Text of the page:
The Changing Times of Victor Ramdin

TAGs: audio interview, Lee Davy, PokerStars Team Pro, victor ramdin, world series of poker, WSOP, wsop 2013

The Changing Times of Victor Ramdin Audio

victor-ramdin-wsop-ld-audio-interviewVictor Ramdin is just realizing that he is no longer 20-years of age, which is a good thing for the PokerStars Team Pro, but not necessarily a good thing for his opponent’s at the poker table.

He has a new goal. He wants to send his kids through college without the crippling debt of school loans. To accomplish this goal Ramdin has to make sure that he is a winner, and he has some tough decisions to make to reach that mantle.

The toughest decision he faces presents itself because of his make up. He is a self-confessed old school gambler, who loves to get lost in the No-Limit Hold’em (NLHE) and Pot-Limit Hold’em (PLO) cash games; and is downright addicted to Open-Face Chinese Poker. It cannot continue. Something has to change.

“I have an addiction for open-face Chinese poker and I have finally had to put a closure to it. I am not getting enough sleep for what I am supposed to be here for which is to win a bracelet. So I have quit playing it live so I can get some sleep.” Ramdin commented before continuing, “I am a complete fish in some of the NLHE and PLO cash games. It takes a lot of heart, and balls, to tell people I am a fish but I am. Eight out of nine poker players will tell you that they are great tournament, and cash players, and they are f*&%ing lying. There are a few select people who are great in both formats of the game and I am not one of them.”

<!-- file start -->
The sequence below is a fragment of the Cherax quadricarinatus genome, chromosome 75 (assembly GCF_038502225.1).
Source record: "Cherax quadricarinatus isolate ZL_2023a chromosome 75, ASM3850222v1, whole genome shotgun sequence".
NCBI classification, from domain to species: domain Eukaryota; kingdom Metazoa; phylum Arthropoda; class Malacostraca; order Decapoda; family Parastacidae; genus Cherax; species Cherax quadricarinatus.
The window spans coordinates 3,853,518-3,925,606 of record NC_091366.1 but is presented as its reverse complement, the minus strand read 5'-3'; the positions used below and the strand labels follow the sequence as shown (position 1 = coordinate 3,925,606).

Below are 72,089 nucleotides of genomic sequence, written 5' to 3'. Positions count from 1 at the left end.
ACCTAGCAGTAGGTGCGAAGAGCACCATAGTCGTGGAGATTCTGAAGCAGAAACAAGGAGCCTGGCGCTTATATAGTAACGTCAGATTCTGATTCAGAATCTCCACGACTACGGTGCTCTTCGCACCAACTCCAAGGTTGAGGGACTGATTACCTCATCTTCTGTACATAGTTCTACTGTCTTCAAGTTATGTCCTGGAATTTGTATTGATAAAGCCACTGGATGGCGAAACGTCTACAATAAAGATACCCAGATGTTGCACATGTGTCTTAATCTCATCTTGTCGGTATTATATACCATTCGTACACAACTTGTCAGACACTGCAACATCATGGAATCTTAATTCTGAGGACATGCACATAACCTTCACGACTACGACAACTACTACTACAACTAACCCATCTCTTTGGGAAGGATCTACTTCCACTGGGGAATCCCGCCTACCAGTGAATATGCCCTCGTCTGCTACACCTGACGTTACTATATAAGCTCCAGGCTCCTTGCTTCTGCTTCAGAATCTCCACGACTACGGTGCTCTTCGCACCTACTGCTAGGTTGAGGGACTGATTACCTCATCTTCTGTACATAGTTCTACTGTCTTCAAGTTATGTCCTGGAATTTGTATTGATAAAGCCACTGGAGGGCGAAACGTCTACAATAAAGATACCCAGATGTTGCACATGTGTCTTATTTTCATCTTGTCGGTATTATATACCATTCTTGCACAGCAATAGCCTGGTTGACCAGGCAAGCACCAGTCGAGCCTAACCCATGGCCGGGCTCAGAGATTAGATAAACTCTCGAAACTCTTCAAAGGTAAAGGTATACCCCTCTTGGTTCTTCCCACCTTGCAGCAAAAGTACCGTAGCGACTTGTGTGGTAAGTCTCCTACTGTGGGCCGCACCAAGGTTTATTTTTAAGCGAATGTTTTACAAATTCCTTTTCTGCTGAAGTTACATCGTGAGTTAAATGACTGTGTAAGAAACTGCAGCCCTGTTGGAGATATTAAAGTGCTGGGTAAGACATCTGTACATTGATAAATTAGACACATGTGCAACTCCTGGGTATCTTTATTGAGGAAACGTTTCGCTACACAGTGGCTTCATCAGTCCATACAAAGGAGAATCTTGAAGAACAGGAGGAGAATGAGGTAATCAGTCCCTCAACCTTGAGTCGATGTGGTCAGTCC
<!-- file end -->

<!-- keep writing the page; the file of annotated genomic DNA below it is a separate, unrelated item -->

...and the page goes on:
The former World Poker Tour (WPT) Champion is approaching $4 million in live tournament earnings. He has cashed in five events at the series this year meaning he is dead even in terms of profit with just a few weeks left to run.

“I am in a great frame of mind heading into the WSOP Main Event. I don’t want to be stuck $50-60k heading into the Main because it puts pressure on you.” Said Ramdin.

He is talking to me during the break in Event #42: $1,000 NLHE. The event that attracts more amateurs than most, so what advice does the old tournament stalwart have for the beginners?

“In the early stages when the blinds are 25/25, you are raising to try and win two antes. You need to be able to change your style of play early. Try limping and trapping a little a bit at the beginning of these events. Try to get the ultimate value from your hand. Do something a little different. Learn to trap a little bit and have a different style.” Said Ramdin.

That strategy has not done the old school gambler any harm. There is 49-players left in the $1k and the name of Victor Ramdin stands strong with the best of them.


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